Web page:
The student will first perform a detailed quantitative textural analysis of the samples to quantify (i) degassing variations in time and space, (ii) magma ascent time and velocity, and (iii) physical properties/parameters of the erupted material that control the ascent dynamics and submarine emplacement. 

These textural analyses will be integrated with experimental petrology and volcanology measurements to (i) constrain the degassing evolution of the magma towards the surface, (ii) determine the link between decompression rate and vesicle and crystal number densities in mafic magmas, (iii) establish the temperature dependence of viscosity for these compositions (basanite to phonolite), and (iv) quantify the effect of crystal and bubble growth on viscosity during ascent and submarine lava emplacement. 

Finally, bathymetry of the growing volcano and lava flow morphology will be examined to (i) correlate sample texture to lava flow morphology, (ii) relate lava flow morphology diversity to effusion rate variation, and iii) constrain submarine lava flow emplacement dynamics (duration, advance rates, effusion rates). 

We seek a highly motivated student with a good background in geology and in volcanology including skills for rock analyses (textural analyses, petrography, petrology). More importantly, the student must have a team spirit as he/she will work with several scientists in the lab as well as on board scientific cruises. Indeed, the student is expected to take part in one or two scientific cruises around Mayotte.

Formation of the Early Earth atmosphere: numerical modelling of the accretionary contribution

Supervisors: Julien Monteux and Ali Bouhifd (Laboratoire Magmas et Volcans), A. Bianco and L. Deguillaume (Laboratoire de Météorologie Physique).

Contact: julien.monteux@uca.fr

Meteorite impacts have contributed to the evolution of the primitive atmosphere of growing telluric bodies by providing material to the impacted body, by degassing deep material and by eroding the pre-existing atmosphere. The competition of these three phenomena can thus lead to an increase in the thickness of the atmosphere or its erosion. The effectiveness of degassing or impact erosion is a function of the impact velocity, the size of the impactor, the size of the impacted body, the chemical composition and rheological properties (porosity, viscosity) of the materials involved. The degassing of volatile elements is still under-constrained and attributed to the combined action of high temperatures, to an amplification of the diffusion or to the development of micro-fractures. As the combination of these mechanisms is poorly known, scaling laws for obtaining the fraction of material degassed by giant impact from laboratory experiments on small volumes are difficult to obtain. In addition, there are still great uncertainties about the accretive history of the planets and the Earth in particular what was the role of the impacts that followed the Moon forming impact on the formation of the early atmosphere of the Earth. The partitioning of volatile elements in the Earth’s mantle is now increasingly constrained at high pressure and high temperatures. In addition, thanks to numerical modelling, we can now more precisely describe the internal consequences of large meteorite impacts. The scaling laws obtained from hydrocode models show that the pressure below the point of impact can reach several tens of GPa on volumes comparable to that of the impactor. Then the increase in pressure experienced on impact decreases rapidly as you move away from the point of impact. The accretion parameters could thus play a major role in the evolution of the thickness of this atmosphere. However, at present, no quantitative model can integrate the effect of the outgassing of the mantle, initial gases and volatile compounds produced by the impact during the accretion of the planets.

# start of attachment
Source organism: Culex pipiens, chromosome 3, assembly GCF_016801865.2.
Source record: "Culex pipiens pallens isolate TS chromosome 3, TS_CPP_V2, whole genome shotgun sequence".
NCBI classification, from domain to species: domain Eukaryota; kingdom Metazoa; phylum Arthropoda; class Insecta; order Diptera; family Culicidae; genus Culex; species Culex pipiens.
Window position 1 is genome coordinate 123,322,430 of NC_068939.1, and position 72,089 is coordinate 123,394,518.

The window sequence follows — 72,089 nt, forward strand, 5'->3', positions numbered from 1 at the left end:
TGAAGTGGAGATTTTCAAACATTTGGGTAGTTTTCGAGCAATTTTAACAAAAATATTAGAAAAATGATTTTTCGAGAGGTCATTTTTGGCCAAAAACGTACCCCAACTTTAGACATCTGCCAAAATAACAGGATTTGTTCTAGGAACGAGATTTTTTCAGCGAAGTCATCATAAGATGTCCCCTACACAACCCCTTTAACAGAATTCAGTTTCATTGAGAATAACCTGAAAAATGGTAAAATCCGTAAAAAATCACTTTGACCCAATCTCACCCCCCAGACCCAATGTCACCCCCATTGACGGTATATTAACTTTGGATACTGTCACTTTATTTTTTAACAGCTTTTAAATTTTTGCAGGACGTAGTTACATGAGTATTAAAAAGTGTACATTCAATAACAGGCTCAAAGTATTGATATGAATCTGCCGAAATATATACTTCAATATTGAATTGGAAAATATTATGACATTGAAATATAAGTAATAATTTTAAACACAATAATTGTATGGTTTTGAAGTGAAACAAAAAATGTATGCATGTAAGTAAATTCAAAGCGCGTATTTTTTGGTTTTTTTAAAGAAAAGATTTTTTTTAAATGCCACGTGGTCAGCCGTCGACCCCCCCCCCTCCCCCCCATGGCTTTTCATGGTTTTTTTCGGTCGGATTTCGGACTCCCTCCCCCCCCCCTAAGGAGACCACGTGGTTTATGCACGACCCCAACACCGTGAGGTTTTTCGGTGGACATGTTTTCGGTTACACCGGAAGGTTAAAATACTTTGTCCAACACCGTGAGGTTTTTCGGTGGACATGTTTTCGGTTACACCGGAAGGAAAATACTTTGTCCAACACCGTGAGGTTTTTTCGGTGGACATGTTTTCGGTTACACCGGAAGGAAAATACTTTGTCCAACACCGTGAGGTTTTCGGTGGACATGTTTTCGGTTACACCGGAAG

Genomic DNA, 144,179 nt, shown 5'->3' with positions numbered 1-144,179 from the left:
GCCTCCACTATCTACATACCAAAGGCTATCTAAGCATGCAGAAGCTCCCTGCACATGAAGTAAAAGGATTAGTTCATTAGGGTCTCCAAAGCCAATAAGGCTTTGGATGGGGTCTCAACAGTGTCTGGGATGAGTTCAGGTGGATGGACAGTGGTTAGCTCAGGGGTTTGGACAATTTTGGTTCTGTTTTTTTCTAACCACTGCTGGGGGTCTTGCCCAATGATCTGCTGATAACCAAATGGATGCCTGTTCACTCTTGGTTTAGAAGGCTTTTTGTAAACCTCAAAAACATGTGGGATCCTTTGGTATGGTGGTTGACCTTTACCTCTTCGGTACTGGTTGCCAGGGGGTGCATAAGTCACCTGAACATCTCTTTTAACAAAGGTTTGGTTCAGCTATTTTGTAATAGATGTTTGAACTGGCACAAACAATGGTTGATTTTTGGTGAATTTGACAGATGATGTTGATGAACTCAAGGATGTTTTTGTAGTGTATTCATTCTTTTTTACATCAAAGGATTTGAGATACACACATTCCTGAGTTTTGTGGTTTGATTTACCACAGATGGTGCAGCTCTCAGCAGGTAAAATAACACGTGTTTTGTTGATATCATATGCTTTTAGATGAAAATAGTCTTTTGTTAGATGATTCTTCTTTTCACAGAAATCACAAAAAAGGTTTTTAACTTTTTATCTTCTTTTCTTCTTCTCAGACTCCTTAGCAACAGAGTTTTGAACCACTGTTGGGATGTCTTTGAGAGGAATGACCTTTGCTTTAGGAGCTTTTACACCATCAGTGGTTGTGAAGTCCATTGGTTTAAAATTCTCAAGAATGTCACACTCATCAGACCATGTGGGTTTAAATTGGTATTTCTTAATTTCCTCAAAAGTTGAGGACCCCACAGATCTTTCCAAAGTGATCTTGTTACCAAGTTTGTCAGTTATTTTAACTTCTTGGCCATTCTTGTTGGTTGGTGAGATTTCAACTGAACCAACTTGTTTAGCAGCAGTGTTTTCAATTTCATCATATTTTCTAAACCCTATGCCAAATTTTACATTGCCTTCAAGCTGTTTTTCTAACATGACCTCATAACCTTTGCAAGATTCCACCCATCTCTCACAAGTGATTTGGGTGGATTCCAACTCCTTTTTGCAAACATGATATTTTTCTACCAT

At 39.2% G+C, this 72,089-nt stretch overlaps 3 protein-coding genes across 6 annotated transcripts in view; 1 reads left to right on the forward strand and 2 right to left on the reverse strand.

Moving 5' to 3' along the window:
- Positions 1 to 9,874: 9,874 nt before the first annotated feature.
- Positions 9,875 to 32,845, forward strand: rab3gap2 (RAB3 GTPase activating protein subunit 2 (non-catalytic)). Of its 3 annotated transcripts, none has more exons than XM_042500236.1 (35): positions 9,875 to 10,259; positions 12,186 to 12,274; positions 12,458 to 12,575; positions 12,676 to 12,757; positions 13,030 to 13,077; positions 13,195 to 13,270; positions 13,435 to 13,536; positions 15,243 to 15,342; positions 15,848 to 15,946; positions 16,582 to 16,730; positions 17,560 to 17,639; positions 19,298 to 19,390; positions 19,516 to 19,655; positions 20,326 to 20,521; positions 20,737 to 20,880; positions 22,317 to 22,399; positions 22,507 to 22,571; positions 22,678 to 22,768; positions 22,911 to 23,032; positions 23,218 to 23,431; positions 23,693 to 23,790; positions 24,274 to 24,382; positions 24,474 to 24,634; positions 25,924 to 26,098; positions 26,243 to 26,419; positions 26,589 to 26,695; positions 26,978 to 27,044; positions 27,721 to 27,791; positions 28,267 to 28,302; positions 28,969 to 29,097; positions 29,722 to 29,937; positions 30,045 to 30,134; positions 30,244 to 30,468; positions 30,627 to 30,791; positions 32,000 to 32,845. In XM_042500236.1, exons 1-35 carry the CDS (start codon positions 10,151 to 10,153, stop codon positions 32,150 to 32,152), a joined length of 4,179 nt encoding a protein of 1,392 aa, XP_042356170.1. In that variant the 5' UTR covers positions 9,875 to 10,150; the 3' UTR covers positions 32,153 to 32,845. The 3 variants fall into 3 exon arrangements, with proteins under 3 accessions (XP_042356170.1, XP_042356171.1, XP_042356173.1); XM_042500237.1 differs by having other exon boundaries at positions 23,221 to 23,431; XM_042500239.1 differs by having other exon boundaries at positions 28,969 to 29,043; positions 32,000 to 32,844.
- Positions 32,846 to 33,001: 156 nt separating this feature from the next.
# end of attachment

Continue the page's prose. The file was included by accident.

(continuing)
Comparative planetology and numerical simulations are powerful tools for understanding and reconstructing the phenomena that may have occurred more than 4.5 billion years ago. During this project the successful candidate will develop numerical models in order to constrain the primitive evolution of the atmosphere and the primitive Earth mantle and in particular to propose a model of volatile element composition of the primitive atmosphere after accretion of the Earth as a function of the accretion properties (rate, duration, characteristic sizes). By considering realistic chemical compositions, he/she will determine for each impact the degassed volume as well as its composition. Once a robust parametrisation will have been derived, he/she will develop a multi-impact approach to model the global evolution of the early atmosphere accounting for the outgassing of a realistic late accretionary episode. This will allow to monitor the evolution of the early atmosphere in terms of composition and thickness. He/she will test whether selective degassing is a viable model to explain the spectrum of volatile elements (C, H, N and O) or if other processes need to be considered (nucleus formation, nature elementary bricks or the erosion of the earth’s surface via impacts). At the end of this project, he/she will propose a numerical model in which it will be possible to choose the characteristics of the accretion of the Earth in terms of impactor size, impact velocity and accretion rate and to know the characteristics of the primitive atmosphere generated by such accretion. The information obtained by these models will be the thickness but also the composition of this atmosphere in elements such as C, H, N, O and S.